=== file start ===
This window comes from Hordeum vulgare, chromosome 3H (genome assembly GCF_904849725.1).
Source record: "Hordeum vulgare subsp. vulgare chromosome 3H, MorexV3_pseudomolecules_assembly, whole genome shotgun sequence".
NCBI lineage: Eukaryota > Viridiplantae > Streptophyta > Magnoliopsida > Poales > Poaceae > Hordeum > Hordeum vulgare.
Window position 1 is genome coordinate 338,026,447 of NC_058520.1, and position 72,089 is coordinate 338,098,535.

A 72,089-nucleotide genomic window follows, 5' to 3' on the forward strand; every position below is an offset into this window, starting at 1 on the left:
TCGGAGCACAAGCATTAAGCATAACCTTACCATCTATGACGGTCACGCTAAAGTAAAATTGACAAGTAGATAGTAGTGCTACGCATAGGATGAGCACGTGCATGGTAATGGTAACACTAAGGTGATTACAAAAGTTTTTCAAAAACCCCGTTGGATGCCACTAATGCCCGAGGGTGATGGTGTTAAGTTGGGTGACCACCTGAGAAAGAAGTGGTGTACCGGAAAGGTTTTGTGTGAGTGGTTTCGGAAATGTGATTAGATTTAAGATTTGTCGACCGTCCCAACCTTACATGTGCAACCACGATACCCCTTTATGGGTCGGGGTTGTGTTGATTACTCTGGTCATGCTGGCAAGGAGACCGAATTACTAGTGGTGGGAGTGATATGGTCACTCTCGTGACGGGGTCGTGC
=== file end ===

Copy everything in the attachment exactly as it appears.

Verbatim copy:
This window comes from Hordeum vulgare, chromosome 3H (genome assembly GCF_904849725.1).
Source record: "Hordeum vulgare subsp. vulgare chromosome 3H, MorexV3_pseudomolecules_assembly, whole genome shotgun sequence".
NCBI lineage: Eukaryota > Viridiplantae > Streptophyta > Magnoliopsida > Poales > Poaceae > Hordeum > Hordeum vulgare.
Window position 1 is genome coordinate 338,026,447 of NC_058520.1, and position 72,089 is coordinate 338,098,535.

A 72,089-nucleotide genomic window follows, 5' to 3' on the forward strand; every position below is an offset into this window, starting at 1 on the left:
TCGGAGCACAAGCATTAAGCATAACCTTACCATCTATGACGGTCACGCTAAAGTAAAATTGACAAGTAGATAGTAGTGCTACGCATAGGATGAGCACGTGCATGGTAATGGTAACACTAAGGTGATTACAAAAGTTTTTCAAAAACCCCGTTGGATGCCACTAATGCCCGAGGGTGATGGTGTTAAGTTGGGTGACCACCTGAGAAAGAAGTGGTGTACCGGAAAGGTTTTGTGTGAGTGGTTTCGGAAATGTGATTAGATTTAAGATTTGTCGACCGTCCCAACCTTACATGTGCAACCACGATACCCCTTTATGGGTCGGGGTTGTGTTGATTACTCTGGTCATGCTGGCAAGGAGACCGAATTACTAGTGGTGGGAGTGATATGGTCACTCTCGTGACGGGGTCGTGC